After the ABC had purchased the space for the island, but before it launched, the team behind it realised that it needed on-going moderation that they couldn’t provide. So, they put a call out for anyone who wanted to be involved.
Wolfie Rankin was one of the people who answered.
“A friend who was running a newspaper in world alerted me to the fact that ABC was launching an island, there was a write up about it on a blog, volunteers were needed so I put my hand up,” he told Gizmodo over email.
Rankin was already a keen Second Life user who would hang out on a friend’s island. By the time that ABC Island launched, he was using Second Life every day.
When he spoke to the ABC about it, he was insistent about helping them create the right kind of online space.
“Wolfie was really instrumental. We started talking about the project before we launched it […] and Wolfie said ‘what are you doing?’. He was really angry. We engaged him, asking him “can you help us?’” a former team member said.
“What happened was he ended up totally being co-opted into the project. He became the island.”
Rankin was one of the ten volunteers who were made admins on the day ABC Island launched. They ran the show outside of the official activities conducted by the ABC, teaching newbies how to use the game and moderating any trolls.
Rankin, along with two other admins and many of the other people on the Island, were also furries.
Furries are a group of people who are interested in cartoon animals that have some human features or qualities.
Furries took to Second Life, which was a perfect playground that allowed them to express their interests in places like the popular Furry Hangout island.
Online, many of them use anthropomorphic animal avatars to express themselves. For some, it’s platonic. For others, it’s a fetish, too.
Rankin blogged about his joy about experimenting with different forms in the game — including the range of human, equine, canine and dragon genitals on offer.
A former team member the furry culture being a dominant part of the ABC Island experience. She was fascinated by it, but also thought it scared some people off.
“It was a very interesting view on identity, and how people felt inside, and that Second Life provided this ability to express how they felt about themselves,” she said.
Rankin wrote on his Wikifur page (a website dedicated to preserving the history of the furry community) that it was a welcoming place for the community.
“ABC Island is notable in that although it is a ‘commercial sim’, it is furry friendly, and quite a few of the ABC Friends Admin are furries themselves. This is hardly surprising since the ABC are highly supportive of cultural diversity,” it says.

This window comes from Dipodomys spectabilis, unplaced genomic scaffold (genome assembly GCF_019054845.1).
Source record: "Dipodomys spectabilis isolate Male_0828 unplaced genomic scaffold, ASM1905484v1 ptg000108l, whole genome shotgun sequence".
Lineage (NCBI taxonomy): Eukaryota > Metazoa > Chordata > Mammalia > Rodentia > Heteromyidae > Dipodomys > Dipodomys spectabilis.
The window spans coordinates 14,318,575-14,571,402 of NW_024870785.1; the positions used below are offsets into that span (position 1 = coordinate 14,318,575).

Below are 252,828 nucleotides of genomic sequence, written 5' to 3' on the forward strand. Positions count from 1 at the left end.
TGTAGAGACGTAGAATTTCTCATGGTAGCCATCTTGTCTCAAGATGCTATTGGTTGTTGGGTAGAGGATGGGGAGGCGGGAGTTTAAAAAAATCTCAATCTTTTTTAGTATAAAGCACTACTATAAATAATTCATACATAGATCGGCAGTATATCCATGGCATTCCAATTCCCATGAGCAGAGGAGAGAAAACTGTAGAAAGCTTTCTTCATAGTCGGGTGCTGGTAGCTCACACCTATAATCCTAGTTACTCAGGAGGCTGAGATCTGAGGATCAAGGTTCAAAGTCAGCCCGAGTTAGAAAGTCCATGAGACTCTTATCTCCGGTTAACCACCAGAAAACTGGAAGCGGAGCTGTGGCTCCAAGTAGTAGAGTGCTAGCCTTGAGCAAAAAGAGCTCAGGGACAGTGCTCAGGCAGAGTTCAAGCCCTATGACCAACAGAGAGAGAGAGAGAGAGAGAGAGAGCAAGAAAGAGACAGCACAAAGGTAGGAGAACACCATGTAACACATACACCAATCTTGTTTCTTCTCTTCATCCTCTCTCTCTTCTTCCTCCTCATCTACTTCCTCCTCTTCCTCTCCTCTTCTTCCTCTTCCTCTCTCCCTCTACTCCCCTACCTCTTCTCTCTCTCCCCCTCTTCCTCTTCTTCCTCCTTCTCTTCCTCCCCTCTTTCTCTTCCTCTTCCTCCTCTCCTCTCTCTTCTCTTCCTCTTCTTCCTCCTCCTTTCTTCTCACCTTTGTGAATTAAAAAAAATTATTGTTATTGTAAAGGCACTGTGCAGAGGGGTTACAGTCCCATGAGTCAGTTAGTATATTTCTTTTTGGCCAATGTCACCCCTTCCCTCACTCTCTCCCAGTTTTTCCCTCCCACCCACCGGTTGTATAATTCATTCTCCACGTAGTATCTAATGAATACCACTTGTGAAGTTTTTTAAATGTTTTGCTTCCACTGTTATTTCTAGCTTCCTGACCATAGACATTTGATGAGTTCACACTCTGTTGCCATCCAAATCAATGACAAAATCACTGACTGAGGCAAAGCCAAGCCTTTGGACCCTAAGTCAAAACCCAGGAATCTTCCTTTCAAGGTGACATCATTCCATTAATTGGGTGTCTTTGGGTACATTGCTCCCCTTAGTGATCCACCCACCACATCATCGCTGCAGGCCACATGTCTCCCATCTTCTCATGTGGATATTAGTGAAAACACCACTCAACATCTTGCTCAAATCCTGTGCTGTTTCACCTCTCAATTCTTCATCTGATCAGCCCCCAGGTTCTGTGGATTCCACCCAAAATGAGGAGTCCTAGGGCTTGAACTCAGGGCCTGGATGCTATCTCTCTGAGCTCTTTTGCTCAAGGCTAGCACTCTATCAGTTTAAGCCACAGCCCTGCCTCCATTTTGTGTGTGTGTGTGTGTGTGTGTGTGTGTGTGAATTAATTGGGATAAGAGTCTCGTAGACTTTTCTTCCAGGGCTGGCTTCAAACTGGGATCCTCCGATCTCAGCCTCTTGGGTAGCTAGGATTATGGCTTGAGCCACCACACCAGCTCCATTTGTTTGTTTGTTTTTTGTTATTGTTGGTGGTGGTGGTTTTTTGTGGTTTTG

It tried to present broadcasted content in a new way
Non-furries took great pleasure in the transformative aspect of Second Life too.
The ABC ran its own branded events, including interactive talks and broadcasts of their programming. Once, a panel about a new television show was held in the auditorium and the audience was invited to explore a 3D recreation of the show’s world custom made for the Island.
But the real warmth of ABC Island came from the community run events. Inhabitants set off fireworks for Australia Day celebrations and held ANZAC Day memorials. They experimented with new objects and gave them to people who came by. Like all online spaces, there was occasional mod drama.
While it was mostly visited by Australians, international Second Life users would also come to ABC Island to experience the national broadcaster’s virtual tribute to Australiana.
Dethridge remembers a conversation with another inhabitant on ABC Island who gushed about what Second Life meant to him.
In real life, he was wheelchair bound. But in the game he was able to fly, run and swim — experiencing sensations virtually that he was unable to feel in real life.
“I remember talking to him as our avatars, and he was tearful with joy with the difference that it made to his life. His sense of participation and action was surpassing any of his other therapeutic activities. It was so liberating, it was like a lightning strike,” Dethrige said.
Second Life was already waning by the time ABC Island was built
Like some of the strategic development team’s other projects, ABC Island never gained mainstream appeal — but it built up a small, dedicated audience who weren’t otherwise engaged by the broadcaster.
At one point, the Australian reported it was the third most visited commercial site in the game. At its peak, it had several hundred unique visitors a week. The ABC won an award from the Society of Motion Picture and Television Engineers for it.
But mostly it was populated by a dozen users hanging out in the space at any one time.
Second Life had stalled.
When the ABC launched the island, there were already 4.6 million users. It only became clear later that user growth had already plateaued at that time, and would remain stuck at around a million active users for more than a decade.
“Certainly the potential promise of Second Life to be ‘the next big thing’ has faded somewhat,” the former team member said in 2011 after four years of operation.